Oral Presentation- Symposium 12th International Mammalogical Congress

Dingoes, dogs and foxes: Roles they can play. (#127)

Peter JS Fleming 1 2 , Huw Nolan 1 , Paul D Meek 1 3 , Guy Ballard 1 4
  1. School of Environmental & Rural Science, University of New England, Armidale, NSW, Australia
  2. NSW Department of Primary Industries, Orange, NSW, Australia
  3. Vertebrate Pest Research Unit, NSW Department of Primary Industries, Coffs Harbour, NSW, Australia
  4. Vertebrate Pest Research Unit, NSW Department of Primary Industries, Armidale, NSW, Australia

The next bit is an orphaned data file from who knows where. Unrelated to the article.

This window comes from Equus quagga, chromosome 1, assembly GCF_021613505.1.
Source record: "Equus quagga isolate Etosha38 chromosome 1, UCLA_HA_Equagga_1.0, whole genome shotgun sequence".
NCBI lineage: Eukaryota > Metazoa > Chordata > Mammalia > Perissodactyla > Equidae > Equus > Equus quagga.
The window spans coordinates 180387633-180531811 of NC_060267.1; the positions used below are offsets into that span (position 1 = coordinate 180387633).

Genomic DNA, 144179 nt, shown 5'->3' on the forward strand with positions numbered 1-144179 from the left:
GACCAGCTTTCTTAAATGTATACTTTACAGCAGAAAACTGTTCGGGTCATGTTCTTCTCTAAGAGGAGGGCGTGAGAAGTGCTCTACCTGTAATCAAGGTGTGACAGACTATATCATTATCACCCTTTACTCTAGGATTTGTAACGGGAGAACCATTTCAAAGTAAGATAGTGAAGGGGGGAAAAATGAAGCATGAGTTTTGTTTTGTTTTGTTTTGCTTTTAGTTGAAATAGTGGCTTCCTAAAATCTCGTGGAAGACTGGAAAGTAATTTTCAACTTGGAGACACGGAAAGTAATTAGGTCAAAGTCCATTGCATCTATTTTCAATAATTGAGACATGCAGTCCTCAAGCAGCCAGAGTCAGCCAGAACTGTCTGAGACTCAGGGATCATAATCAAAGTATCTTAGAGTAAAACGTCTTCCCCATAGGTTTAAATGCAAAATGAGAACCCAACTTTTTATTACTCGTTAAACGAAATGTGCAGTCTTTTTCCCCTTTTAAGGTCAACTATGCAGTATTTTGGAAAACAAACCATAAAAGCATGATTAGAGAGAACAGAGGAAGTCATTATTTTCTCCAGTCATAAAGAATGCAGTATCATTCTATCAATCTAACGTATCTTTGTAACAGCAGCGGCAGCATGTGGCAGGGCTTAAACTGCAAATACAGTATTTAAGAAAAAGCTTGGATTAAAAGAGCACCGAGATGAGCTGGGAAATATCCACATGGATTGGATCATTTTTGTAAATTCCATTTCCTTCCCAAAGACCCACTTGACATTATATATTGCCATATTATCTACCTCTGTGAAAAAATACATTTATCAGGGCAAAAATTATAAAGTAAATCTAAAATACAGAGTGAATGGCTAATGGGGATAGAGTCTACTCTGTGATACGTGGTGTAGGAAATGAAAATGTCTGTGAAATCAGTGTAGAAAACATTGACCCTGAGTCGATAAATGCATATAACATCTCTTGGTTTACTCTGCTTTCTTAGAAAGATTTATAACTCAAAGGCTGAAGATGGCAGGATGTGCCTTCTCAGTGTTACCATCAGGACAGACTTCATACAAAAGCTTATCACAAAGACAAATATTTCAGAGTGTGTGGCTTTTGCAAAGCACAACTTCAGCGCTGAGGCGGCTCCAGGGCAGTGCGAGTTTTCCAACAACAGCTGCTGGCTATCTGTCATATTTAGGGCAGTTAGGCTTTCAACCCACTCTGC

There are two species of Canidae in Australia. Both are relatively recent additions to the vertebrate fauna, which is primarily marsupial. Dingoes and other free-roaming dogs (Canis familiaris) are adaptable, occupying niches in urban to alpine environments across the continent. The equally generalist European red fox (Vulpes vulpes) is widespread but its northern range is coincident with the fluctuating northern boundary of the rabbit. Dingoes and foxes are sympatric in many of Australia's diverse ecosystems and their functions are debated. Here we draw on data from previous and current research to review the ecological roles that the two eutherian carnivores can fill in Australian ecosystems. We discuss their co-occurrence and make suggestions for their management in relation to their impacts and interactions, appropriate scales of effective management and ethical considerations.